Kill the Frankenstein Michigan Business Tax

Gary Wolfram
 
Issue CCLXIV - November 13, 2010
Recommend this page.
A sample image

For the first time since 1998 the Republican Party has won control of both houses of the Michigan Legislature and the governor's office. While gridlock in government can often be a good thing, since at least entrepreneurs can know that the rules of the game are not likely to change over the near term, if one must undo bad legislation it will take a united legislative and executive branch.

Unfortunately for Michigan, there is a lot of undoing to do. Terrible creations have done great damage.

Like townsfolk discovering the horrors of Dr. Frankenstein's lab, those who voted Republican on Tuesday hope that Michigan will be able to undo a monstrous taxation and regulatory structure that has run amok, leaving an unemployment rate that has been at or near the top of the nation for years.

An important issue to deal with is Michigan's scary business tax, the MBT. There is no theoretical basis behind the tax. It is a freakish combination of a gross receipts tax and profits tax. If you pick up any public finance text, you will find an explanation of why a gross receipts tax is one of the most economically inefficient taxes. The portion that is a profits tax results in sole proprietorships, S-corporations, partnerships, and limited liability corporations being taxed under the MBT. Then - since the profits of such companies are passed through to individuals - these same profits are taxed under the state's personal income tax!

This is one reason that at the federal level entities such as S corporations are not taxed on their profits, since the profits will be assigned as income to the individual stockholders who will then be taxed under the income tax.

The MBT, along with its 23 percent surtax, is a burden particularly for non-industrial, medium-sized firms that are the job base of the economy. Like the doctor's brainless, green monster, the MBT emerged from the lab because of a lack of leadership in the governor's office and a legislature that was pushed about by various special interest groups. This resulted in a patchwork of credits and deductions tagged onto a Frankenstein tax code. The heavy tax burden gave power to the state's economic development bureaucracy, such as the Michigan Economic Development Commission, since it could grant credits to reduce or eliminate a firm's tax. Rather than what the late Nobel laureate Friedrich Hayek called the "rule of law," we have what he called the "rule of man."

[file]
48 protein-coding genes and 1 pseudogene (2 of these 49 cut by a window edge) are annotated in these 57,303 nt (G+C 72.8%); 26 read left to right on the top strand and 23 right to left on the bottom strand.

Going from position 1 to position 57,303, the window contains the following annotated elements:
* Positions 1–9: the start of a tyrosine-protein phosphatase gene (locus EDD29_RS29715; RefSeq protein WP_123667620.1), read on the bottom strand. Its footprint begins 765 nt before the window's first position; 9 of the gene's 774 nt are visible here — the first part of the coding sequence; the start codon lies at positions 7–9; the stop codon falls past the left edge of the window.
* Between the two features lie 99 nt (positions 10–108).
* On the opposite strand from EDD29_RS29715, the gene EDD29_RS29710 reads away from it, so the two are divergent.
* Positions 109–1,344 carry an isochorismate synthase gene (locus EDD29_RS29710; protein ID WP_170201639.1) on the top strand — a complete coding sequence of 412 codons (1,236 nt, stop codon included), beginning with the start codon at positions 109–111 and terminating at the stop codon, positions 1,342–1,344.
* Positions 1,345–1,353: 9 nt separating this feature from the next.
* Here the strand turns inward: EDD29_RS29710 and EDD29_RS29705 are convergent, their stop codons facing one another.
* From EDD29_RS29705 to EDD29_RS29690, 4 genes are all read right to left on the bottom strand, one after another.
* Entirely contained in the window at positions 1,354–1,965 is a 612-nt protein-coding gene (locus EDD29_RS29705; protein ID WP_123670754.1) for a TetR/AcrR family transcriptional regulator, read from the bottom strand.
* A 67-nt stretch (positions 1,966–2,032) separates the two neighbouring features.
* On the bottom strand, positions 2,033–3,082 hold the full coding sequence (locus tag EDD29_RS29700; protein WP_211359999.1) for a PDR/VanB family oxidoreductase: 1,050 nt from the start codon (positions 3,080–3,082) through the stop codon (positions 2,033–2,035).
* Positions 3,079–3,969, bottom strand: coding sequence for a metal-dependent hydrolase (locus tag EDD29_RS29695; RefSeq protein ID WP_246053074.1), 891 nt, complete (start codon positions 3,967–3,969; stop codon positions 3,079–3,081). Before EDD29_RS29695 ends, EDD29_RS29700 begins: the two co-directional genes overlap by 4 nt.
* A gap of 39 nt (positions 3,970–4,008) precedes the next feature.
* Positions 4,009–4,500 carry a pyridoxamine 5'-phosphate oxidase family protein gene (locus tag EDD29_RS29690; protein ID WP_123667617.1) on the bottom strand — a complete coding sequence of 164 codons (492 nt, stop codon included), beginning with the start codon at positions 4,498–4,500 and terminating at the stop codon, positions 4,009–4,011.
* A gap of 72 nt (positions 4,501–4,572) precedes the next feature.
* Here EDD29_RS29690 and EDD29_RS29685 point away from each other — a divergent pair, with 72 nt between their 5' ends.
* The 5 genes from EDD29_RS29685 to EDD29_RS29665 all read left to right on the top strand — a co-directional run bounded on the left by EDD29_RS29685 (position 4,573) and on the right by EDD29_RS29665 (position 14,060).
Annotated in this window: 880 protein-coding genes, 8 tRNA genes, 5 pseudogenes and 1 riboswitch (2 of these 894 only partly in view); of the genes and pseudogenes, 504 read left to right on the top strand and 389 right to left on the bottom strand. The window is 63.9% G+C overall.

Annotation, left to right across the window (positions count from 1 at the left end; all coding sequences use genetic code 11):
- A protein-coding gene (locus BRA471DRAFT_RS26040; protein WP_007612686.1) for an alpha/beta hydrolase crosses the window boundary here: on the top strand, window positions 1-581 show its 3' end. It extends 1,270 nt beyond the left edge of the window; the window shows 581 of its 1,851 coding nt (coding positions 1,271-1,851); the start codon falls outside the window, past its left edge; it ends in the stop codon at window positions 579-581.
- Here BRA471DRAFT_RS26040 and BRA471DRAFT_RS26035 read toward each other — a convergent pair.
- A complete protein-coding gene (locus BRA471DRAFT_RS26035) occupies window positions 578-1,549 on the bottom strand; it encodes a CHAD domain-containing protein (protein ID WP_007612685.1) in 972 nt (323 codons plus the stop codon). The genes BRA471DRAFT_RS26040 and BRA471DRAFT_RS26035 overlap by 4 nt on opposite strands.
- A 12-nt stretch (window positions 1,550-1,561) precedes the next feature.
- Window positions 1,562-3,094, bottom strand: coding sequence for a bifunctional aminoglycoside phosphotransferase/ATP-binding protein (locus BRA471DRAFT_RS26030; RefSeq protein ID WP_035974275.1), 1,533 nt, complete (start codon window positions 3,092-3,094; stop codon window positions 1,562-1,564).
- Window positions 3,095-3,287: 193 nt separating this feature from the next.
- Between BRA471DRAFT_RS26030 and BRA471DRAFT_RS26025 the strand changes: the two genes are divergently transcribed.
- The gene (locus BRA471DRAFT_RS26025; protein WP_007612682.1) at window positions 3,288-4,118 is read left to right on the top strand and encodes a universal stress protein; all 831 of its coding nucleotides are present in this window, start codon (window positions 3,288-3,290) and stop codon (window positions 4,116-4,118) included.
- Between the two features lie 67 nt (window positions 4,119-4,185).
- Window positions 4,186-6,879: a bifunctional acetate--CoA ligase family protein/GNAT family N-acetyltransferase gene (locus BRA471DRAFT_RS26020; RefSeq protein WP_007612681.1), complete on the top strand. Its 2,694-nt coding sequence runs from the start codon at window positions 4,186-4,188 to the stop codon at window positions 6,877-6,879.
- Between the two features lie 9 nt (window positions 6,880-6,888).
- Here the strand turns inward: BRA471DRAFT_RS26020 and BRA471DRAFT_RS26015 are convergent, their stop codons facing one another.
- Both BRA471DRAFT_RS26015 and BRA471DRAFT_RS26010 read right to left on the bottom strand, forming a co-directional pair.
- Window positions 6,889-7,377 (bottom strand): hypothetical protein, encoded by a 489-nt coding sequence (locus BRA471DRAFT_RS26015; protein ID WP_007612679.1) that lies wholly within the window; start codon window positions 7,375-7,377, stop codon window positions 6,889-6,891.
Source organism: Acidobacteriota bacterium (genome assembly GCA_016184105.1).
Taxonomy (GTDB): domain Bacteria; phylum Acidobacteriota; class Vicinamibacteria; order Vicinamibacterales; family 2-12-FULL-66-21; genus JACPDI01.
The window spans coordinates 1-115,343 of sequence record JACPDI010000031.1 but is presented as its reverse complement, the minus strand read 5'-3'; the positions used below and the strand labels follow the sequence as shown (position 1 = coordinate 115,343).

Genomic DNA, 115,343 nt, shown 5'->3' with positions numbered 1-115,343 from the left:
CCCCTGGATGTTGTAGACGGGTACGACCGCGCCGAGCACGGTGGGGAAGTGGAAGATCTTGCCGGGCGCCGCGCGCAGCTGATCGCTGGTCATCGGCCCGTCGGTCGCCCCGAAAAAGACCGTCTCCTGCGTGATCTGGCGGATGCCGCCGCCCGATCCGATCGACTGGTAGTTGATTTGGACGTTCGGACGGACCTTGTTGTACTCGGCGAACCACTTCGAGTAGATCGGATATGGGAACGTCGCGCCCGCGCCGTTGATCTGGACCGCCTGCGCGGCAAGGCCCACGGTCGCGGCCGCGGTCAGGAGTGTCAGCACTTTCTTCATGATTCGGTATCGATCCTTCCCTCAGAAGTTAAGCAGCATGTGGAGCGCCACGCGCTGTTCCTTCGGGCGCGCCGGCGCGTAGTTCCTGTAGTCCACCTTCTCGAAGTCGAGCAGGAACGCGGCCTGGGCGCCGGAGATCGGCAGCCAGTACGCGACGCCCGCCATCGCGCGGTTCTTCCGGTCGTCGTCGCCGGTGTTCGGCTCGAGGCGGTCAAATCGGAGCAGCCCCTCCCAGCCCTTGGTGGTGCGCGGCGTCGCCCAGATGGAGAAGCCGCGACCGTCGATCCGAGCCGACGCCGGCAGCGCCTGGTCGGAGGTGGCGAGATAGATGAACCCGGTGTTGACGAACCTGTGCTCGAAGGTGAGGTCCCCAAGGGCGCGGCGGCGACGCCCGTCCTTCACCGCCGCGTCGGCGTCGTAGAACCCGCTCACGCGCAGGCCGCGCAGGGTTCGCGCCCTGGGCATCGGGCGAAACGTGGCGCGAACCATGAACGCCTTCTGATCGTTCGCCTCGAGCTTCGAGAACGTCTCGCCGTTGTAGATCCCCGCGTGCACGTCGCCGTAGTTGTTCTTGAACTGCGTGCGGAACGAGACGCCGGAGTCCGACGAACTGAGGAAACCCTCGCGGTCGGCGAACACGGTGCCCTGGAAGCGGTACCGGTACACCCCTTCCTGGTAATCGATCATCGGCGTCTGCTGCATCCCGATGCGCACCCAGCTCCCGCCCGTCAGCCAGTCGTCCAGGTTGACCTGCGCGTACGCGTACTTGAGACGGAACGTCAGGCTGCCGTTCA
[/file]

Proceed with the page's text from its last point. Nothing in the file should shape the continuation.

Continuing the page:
The new legislature and governor will have the power to repeal the monstrous MBT and establish a tax that is simpler, less burdensome, less scary, and more certain than the tax that was produced by the last state government. It should also follow the advice of the Mackinac Center and get rid of the various economic development programs and provide a low tax rate that is the same for all producers.

This will avoid the failures of the last administration that were the result of a belief that a central planner can know what is best for the economy — granting credits and subsidies to those industries that curry the most government favor.

There are other particular policy ghouls that the new Republican majority should address. Among these are reducing burdensome regulations that are not economically efficient, establishing property rights in our urban centers, such as Detroit and Flint, and creating freedom schools such as John Engler suggested a decade ago and that are being formed in California today, where parents may vote to turn a failing regular public school into a charter school.

But the most important thing the new majority can do is follow the advice that Professor Hayek provided for us fifty years ago and clarify the principles by which we as a free society will govern ourselves. The Republican legislature should make it clear that it believes that individual liberty and responsibility along with a market economy are the basis for our social order. In Hayek's words: "It has been a long time since that ideal of freedom which inspired modern western civilization, and whose partial realization made possible the achievement of that civilization, was effectively restated."

Once the principles are made clear, then individual policies can be examined in light of them. This will create the certainty of the rules of the game that has been lacking at both the state and federal level. It will provide a guide star for the governor and the legislature as it creates a Michigan that once more becomes a state that attracts new residents and retains its children.

This post was originally published in The Michigan View on November 7, 2010. 


Recommend this page.

This TRA feature has been edited in accordance with TRA's Statement of Policy.

Click here to return to TRA's Issue CCLXIV Index.

Learn about Mr. Stolyarov's novel, Eden against the Colossus, here.

Read Mr. Stolyarov's comprehensive treatise, A Rational Cosmology, explicating such terms as the universe, matter, space, time, sound, light, life, consciousness, and volition, here.

Read Mr. Stolyarov's four-act play, Implied Consent, a futuristic intellectual drama on the sanctity of human life, here.